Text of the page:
We can now against the above background wade into the unprecedented controversy enveloping the Cochrane Collaboration. The Cochrane group has been for more than 2 decades arguably providing the highest quality systemic reviews on various issues. The quality, rigour, and integrity of Cochrane reviews have been considered outstanding by most if not all academics. Moreover Cochran is globally recognised as probably the last bastion standing against commercial interference and manipulation of clinical trials by Big Pharma. It therefore came as a huge surprise to most in the academic world that a senior investigator of sterling scientific reputation has been unceremoniously expelled from Cochrane because of unbecoming behaviour.


    Apparently the trigger was a scathing critique published in the British Medical Journal Evidence Based Medicine in July 2018 (14) of a systemic review by Cochrane on the safety and efficacy of the HPV vaccine in May 2018 (12). The critique was authored by 3 senior investigators of the Cochrane group itself, with the second author being the much lauded Peter Gotzsche. I repeat this damaging critique of the the systemic review on HPV vaccine by Cochrane ,was authored by investigators from within the Coichrane group itself. Public criticism of a systemic review published by Cochrane by its own senior researchers without prior information to the Cochrane management did not go down well with the CEO of Cochrane, who ensured that Peter Gøtzsche got the boot for alleged persistent “ bad behaviour” that brought “disrepute” to the organisation. The expulsion was backed by the findings of an independent enquiry begun months earlier by a senior London lawyer . Four board members promptly resigned in protest from the Cochrane board , in support of Gøtzsche . The voting had been 6 against 5 in favour of expulsion, with one abstaining. Gøtzsche could not vote.


    The expulsion of Gotzsche not only exercised a lot of academic minds, but also sparked numerous blogs and comments in many prestigious medical journals. Allegations and counter allegations continue to be hurled since that black 13 September day expulsion.. It would be pretentious and fool hardy to comment on this controversy from thousands of miles away in Delhi. Especially as one does not personally know any of the players in this scientific storm.But one could examine data published on this controversy, with particular attention to the chronology of events provided by the players themselves against the background of the high prevalence of cervical cancer and also the fact that science of any kind surely looms larger than an individual or a group of scientists. For instance albeit on a lighter note, baseball sell always be bigger than Babe Ruth or Lou Gehrig, and in the same breath cricket will always remain a bit larger than ‘The Don ‘or Tendulkar. Elida Kipchoge has smashed the marathon record by 78 seconds last week for a new record of 2:01:39, a staggering achievement whichever way you look at it, but this record too shall be broken in times to come. Newton said it best, his accomplishments were achieved by climbing on the shoulders of his predecessors. Science does not necessarily always progress in a linear manner, it develops erratically and haphazardly by millimetres, and at times even retrogradely. Mistakes have been made unknowingly and even wilfully, but we have traveled a considerable distance since John Snow figured out that cholera in the London of 1854 was caused by contaminated water. No single physicist, chemist, or botanist can claim to be the final or the only word.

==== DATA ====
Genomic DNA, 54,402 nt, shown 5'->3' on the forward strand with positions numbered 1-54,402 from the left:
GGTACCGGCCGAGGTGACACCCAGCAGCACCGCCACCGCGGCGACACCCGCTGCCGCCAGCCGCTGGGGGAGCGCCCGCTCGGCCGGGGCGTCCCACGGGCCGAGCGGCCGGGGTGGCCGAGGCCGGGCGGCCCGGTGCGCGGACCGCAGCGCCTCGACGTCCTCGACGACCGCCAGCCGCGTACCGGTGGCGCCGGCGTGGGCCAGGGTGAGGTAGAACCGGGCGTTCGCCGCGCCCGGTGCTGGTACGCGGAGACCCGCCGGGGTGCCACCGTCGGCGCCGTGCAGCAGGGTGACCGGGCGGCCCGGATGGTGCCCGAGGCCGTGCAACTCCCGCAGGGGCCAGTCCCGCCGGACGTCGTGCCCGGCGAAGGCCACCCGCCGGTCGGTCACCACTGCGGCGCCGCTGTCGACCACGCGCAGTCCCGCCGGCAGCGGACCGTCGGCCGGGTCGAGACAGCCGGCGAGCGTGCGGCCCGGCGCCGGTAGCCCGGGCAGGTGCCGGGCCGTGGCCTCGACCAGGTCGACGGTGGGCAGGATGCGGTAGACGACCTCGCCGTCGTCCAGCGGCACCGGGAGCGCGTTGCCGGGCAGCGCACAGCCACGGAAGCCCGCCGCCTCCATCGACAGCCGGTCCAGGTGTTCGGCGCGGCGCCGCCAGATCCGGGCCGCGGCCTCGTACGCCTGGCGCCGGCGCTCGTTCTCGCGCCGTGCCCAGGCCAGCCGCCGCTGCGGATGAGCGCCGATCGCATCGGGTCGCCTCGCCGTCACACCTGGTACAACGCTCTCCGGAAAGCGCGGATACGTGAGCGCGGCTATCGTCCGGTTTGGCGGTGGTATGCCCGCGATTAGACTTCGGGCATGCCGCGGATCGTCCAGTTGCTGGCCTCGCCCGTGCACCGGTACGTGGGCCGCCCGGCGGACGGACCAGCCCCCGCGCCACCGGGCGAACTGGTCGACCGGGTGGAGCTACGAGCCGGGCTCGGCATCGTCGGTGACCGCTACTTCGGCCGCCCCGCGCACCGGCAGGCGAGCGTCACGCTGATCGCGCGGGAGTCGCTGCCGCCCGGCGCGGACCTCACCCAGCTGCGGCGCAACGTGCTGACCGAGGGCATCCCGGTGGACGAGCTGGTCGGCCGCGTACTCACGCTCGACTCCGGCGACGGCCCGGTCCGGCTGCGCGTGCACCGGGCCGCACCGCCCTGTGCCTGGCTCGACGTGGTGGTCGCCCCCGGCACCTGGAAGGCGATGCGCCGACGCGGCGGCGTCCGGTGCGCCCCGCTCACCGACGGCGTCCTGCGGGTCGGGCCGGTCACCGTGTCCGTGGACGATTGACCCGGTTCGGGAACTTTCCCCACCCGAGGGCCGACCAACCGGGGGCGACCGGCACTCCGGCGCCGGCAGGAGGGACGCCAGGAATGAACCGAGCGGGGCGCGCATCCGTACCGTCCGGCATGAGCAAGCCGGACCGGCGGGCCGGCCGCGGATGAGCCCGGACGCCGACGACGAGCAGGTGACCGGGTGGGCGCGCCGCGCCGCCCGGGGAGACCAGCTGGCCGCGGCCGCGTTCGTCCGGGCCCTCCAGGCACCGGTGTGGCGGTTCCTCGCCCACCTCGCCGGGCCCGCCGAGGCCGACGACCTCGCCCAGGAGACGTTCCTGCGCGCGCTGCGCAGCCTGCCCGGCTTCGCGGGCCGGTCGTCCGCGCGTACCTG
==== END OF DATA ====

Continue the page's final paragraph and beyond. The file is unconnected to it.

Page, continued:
Tom Jefferson the third author of the critique has posted a blog (16) in which he concedes right at the outset that his views on “ Brother Peter” may not be “impartial “ blog by one of the 3 authors of the critique. Jefferson in his defence of Gøtzsche, recognises Gotzsche as a man of “notable accomplishments” despite a “brash style”. Maybe , Jefferson tries to make the case that Gøtzsche has a heart of gold within an hard exterior. The “notable accomplishments” being a realistic reassessment of the use of mammography and opening up of the European Medical Agency regulatory submissions. Jefferson, however, goes on to reveal that a “ personality clash” had been simmering between Peter and the CEO for quite some time. This feud or ego clash, I believe, must have hit critical mass when the critique of the HPV vaccine appeared in the BMJ EBM. The timing of the critique may be important. A lot of bad blood going around for the previous quite a few months has initiated an independent inquiry of alleged repeated “bad behaviour” by Gotzsche. That appears to be the prerogative of the CEO to put Gotzsche under pressure. Gotzche seizes his opportunity when the vaccine review gets published in May, to counterattack by July with his stinging critique, having by his side Jefferson and Lars Jorgensen (the first author). Could the CEO have now been infuriated enough to ensure that Gotzsche was expelled as soon as possible? His anger must surely have been amplified by the fact that the authors of the critique went public despite being members of senior Cochrane investigators. He most probably was notified or forewarned of the impending public criticism. We now have some idea of the chain one events. A simmering ego clash, an independent enquiry into complaints against Gotzsche, publication of a systemic review of the HPV vaccine, which is then pounced upon by Gotzsche and Jefferson in a no holds barred manner to tear it own to shreds. The critique could be considered a form of activism if no prior information was given to the Cochrane organisation. Gotzsche heads the Nordic Cochrane Centre was published without informing Cochrane . Anyway the war escalated to a point of no return because the CEO played his hand. Jefferson now wants the Cochrane Body be reconstituted, with members involved in the controversy not being permitted to stand for re-election. Sage advice from a person who directly or indirectly triggered an unnecessary controversy in a globally respected organisation.